Delta and their connection partner airline, SkyWest, are the latest airlines to come under fire for discrimination, over an incident involving a passenger with autism.
Ayo Isola said he was traveling from Detroit back home to Houston with his mother, sister and brother, Tayo, who has nonverbal autism and often experiences sensory overload. Upon boarding their flight, Isola realized his family was not seated together.
“For his safety and the safety of those around him, it is important that he sits with a family member on flights,” Isola said in a Facebook post which has now been shared over 4,000 times.
A passenger offered to switch seats with Isola so that he could sit next to his brother, but then a SkyWest flight attendant intervened.
“A nearby passenger offered to give up her seat. She was super helpful,” Isola said. “When my brother sat in the seat, she [the flight attendant] told my brother to move. My family had to step in and tell her why he can’t reply. She was unresponsive to that, very adamant that he needed to get up.”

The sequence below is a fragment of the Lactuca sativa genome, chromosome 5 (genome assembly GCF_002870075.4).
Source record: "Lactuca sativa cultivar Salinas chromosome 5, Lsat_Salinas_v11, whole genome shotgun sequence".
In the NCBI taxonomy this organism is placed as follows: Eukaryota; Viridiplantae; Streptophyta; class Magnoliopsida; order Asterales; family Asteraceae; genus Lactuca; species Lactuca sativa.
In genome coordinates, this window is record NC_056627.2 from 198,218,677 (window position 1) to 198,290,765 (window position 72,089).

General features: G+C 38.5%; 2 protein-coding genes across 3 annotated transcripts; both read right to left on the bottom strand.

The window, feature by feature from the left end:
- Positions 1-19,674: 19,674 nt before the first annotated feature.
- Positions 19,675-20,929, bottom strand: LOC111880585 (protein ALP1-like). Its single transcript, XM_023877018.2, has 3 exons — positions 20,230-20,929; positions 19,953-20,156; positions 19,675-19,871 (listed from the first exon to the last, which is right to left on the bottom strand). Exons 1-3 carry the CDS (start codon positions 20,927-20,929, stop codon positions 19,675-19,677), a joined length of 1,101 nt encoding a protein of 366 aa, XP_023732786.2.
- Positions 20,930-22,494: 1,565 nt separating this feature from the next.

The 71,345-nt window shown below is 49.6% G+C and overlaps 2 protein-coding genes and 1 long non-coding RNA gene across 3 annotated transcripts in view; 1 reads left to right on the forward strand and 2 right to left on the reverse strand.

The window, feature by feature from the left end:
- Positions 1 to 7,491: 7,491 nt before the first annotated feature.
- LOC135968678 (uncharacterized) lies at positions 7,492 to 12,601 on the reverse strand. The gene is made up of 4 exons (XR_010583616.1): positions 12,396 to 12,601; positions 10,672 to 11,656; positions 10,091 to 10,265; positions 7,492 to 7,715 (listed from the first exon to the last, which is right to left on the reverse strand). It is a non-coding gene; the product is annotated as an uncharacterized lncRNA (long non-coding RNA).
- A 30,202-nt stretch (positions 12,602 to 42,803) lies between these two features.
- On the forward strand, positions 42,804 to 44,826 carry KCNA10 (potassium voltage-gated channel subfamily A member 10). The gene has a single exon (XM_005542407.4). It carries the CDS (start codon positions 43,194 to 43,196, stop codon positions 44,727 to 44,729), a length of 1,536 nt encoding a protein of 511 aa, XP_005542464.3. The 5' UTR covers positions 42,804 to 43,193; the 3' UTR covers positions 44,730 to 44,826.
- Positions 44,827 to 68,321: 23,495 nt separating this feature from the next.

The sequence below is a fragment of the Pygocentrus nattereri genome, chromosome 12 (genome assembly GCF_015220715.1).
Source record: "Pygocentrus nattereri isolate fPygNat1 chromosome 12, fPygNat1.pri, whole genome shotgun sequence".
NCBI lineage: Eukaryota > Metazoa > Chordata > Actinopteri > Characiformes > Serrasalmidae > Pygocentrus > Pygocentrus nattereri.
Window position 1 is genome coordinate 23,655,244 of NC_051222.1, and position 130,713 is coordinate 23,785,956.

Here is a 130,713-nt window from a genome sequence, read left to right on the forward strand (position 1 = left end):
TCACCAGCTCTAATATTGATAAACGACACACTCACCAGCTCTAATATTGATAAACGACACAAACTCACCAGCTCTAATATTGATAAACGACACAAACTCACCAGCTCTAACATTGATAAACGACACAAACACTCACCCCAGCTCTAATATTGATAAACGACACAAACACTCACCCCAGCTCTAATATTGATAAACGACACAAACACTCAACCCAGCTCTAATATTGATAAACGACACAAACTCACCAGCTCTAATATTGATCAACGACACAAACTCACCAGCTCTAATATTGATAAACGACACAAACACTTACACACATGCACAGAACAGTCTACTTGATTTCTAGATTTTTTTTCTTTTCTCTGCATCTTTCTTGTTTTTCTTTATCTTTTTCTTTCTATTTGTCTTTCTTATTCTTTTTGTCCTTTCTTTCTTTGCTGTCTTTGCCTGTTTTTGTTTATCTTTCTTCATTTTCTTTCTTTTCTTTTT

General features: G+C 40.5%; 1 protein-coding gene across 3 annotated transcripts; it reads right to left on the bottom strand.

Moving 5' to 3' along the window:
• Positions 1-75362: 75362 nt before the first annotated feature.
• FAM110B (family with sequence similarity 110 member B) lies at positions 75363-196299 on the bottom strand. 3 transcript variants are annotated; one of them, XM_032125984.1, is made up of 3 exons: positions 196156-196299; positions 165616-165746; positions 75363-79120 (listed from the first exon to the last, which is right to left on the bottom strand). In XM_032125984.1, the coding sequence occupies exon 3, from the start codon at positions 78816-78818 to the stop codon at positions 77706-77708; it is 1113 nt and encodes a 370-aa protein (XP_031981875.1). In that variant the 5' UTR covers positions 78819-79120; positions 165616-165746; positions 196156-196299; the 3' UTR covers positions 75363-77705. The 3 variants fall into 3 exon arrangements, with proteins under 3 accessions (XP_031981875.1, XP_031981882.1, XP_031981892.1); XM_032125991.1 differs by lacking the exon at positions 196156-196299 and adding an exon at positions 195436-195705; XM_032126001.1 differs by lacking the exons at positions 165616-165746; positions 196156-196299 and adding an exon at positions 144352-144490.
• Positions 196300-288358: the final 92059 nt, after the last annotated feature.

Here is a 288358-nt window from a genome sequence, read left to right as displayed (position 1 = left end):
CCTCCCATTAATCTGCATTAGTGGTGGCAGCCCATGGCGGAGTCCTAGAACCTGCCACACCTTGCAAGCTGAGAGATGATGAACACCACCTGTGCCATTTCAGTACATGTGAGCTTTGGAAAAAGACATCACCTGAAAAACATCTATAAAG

Other crew members, including the pilot, got involved in the conflict, and eventually they decided to clear the plane. All passengers were asked to deboard the plane and return to the gate.
“It’s never, in all of our flights, been an issue before,” Isola said. “It was not an exit lane and he was sitting very quietly. There was no reason for her to demand a change of seat other than abuse of power. This was blatant discrimination and bigotry.”
The flight was originally scheduled to depart at 5.30pm but did not leave until 8.30pm.
“Delta apologizes to customers on flight 3596, operated by Delta Connection partner SkyWest, for any inconvenience following an onboard event,” a Delta Airlines media representative told the Guardian. “We are currently reviewing the details and have reached out to better understand what happened.”
When asked if Isola would accept compensation or a refund, he said: “I’m not concerned with money at this point. I just want to ensure this never happens again and get some policy change.”